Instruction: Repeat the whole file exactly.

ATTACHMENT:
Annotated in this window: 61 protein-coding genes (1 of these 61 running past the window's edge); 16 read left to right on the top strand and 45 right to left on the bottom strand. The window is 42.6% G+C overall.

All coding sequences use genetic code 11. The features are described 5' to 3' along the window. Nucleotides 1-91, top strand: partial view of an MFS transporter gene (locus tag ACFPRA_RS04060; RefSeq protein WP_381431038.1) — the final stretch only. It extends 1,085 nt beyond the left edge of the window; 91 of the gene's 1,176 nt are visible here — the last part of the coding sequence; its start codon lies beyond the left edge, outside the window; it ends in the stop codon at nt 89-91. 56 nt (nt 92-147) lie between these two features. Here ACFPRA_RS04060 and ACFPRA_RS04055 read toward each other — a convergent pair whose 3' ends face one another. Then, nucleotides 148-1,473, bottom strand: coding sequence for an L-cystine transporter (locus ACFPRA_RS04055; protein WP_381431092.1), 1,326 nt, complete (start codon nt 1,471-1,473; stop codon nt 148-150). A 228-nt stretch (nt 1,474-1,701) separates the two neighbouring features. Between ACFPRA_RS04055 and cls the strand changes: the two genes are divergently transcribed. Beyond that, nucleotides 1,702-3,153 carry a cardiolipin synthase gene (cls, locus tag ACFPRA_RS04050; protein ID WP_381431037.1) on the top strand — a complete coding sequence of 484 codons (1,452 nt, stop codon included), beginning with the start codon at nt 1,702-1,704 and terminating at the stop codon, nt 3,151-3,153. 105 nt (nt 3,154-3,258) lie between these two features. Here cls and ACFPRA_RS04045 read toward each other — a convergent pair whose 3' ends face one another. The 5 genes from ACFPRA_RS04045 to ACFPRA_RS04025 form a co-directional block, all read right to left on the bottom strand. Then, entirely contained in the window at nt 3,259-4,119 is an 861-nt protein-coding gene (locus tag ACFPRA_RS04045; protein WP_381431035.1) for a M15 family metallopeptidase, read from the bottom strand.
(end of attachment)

Annotated in this window: 61 protein-coding genes (1 of these 61 running past the window's edge); 16 read left to right on the top strand and 45 right to left on the bottom strand. The window is 42.6% G+C overall.

All coding sequences use genetic code 11. The features are described 5' to 3' along the window. Nucleotides 1-91, top strand: partial view of an MFS transporter gene (locus tag ACFPRA_RS04060; RefSeq protein WP_381431038.1) — the final stretch only. It extends 1,085 nt beyond the left edge of the window; 91 of the gene's 1,176 nt are visible here — the last part of the coding sequence; its start codon lies beyond the left edge, outside the window; it ends in the stop codon at nt 89-91. 56 nt (nt 92-147) lie between these two features. Here ACFPRA_RS04060 and ACFPRA_RS04055 read toward each other — a convergent pair whose 3' ends face one another. Then, nucleotides 148-1,473, bottom strand: coding sequence for an L-cystine transporter (locus ACFPRA_RS04055; protein WP_381431092.1), 1,326 nt, complete (start codon nt 1,471-1,473; stop codon nt 148-150). A 228-nt stretch (nt 1,474-1,701) separates the two neighbouring features. Between ACFPRA_RS04055 and cls the strand changes: the two genes are divergently transcribed. Beyond that, nucleotides 1,702-3,153 carry a cardiolipin synthase gene (cls, locus tag ACFPRA_RS04050; protein ID WP_381431037.1) on the top strand — a complete coding sequence of 484 codons (1,452 nt, stop codon included), beginning with the start codon at nt 1,702-1,704 and terminating at the stop codon, nt 3,151-3,153. 105 nt (nt 3,154-3,258) lie between these two features. Here cls and ACFPRA_RS04045 read toward each other — a convergent pair whose 3' ends face one another. The 5 genes from ACFPRA_RS04045 to ACFPRA_RS04025 form a co-directional block, all read right to left on the bottom strand. Then, entirely contained in the window at nt 3,259-4,119 is an 861-nt protein-coding gene (locus tag ACFPRA_RS04045; protein WP_381431035.1) for a M15 family metallopeptidase, read from the bottom strand.